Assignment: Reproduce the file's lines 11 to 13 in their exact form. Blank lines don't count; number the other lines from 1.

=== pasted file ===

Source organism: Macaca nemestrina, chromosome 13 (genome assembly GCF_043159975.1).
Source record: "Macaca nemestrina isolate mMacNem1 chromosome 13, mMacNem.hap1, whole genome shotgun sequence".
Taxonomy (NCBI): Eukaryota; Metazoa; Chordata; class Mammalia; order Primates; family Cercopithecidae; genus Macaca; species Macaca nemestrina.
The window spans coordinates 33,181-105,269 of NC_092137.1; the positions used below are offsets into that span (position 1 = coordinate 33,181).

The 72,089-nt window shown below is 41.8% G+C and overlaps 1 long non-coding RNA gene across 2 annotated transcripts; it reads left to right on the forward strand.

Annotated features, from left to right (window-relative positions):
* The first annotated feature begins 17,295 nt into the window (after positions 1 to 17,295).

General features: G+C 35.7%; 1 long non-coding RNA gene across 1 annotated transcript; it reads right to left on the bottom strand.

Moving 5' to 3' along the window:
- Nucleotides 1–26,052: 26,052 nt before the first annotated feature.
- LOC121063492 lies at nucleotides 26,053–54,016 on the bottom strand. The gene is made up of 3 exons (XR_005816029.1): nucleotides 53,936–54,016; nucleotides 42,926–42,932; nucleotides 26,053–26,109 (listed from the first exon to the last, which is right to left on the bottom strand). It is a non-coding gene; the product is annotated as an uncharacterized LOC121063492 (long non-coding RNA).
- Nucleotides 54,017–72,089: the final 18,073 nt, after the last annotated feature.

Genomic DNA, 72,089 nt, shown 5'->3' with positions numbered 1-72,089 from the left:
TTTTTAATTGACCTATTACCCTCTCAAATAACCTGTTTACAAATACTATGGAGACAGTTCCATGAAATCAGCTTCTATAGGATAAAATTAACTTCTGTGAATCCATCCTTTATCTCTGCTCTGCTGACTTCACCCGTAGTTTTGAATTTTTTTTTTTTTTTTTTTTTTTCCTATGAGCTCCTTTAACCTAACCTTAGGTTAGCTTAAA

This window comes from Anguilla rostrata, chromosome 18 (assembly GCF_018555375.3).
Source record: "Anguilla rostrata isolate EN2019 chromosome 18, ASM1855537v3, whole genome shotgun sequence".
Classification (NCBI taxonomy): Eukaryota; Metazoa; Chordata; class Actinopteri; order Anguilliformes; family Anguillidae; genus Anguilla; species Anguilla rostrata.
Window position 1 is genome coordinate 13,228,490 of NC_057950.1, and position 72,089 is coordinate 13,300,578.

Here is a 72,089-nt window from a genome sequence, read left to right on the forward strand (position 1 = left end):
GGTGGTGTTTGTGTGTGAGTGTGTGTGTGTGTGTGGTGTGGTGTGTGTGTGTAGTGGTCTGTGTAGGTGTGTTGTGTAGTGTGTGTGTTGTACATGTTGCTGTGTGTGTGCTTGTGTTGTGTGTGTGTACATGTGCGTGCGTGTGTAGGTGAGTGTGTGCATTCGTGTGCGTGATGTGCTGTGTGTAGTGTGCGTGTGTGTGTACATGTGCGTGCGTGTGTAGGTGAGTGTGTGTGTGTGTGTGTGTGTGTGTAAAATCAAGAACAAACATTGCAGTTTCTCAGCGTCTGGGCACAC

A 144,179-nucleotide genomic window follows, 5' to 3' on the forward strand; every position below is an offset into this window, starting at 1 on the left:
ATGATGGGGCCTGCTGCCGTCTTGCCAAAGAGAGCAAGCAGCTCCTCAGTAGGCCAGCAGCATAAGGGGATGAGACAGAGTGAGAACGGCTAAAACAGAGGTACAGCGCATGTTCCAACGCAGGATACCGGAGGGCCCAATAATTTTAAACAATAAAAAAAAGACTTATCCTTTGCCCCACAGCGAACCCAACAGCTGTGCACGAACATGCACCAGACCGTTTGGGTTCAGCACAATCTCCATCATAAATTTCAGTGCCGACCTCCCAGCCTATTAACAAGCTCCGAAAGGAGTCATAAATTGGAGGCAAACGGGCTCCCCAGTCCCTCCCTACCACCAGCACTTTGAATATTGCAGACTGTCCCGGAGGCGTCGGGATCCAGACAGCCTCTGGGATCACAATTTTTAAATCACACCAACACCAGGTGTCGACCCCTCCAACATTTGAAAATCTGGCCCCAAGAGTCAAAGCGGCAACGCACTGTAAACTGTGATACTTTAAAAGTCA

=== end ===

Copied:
- LOC121063492 lies at nucleotides 26,053–54,016 on the bottom strand. The gene is made up of 3 exons (XR_005816029.1): nucleotides 53,936–54,016; nucleotides 42,926–42,932; nucleotides 26,053–26,109 (listed from the first exon to the last, which is right to left on the bottom strand). It is a non-coding gene; the product is annotated as an uncharacterized LOC121063492 (long non-coding RNA).
- Nucleotides 54,017–72,089: the final 18,073 nt, after the last annotated feature.

Genomic DNA, 72,089 nt, shown 5'->3' with positions numbered 1-72,089 from the left: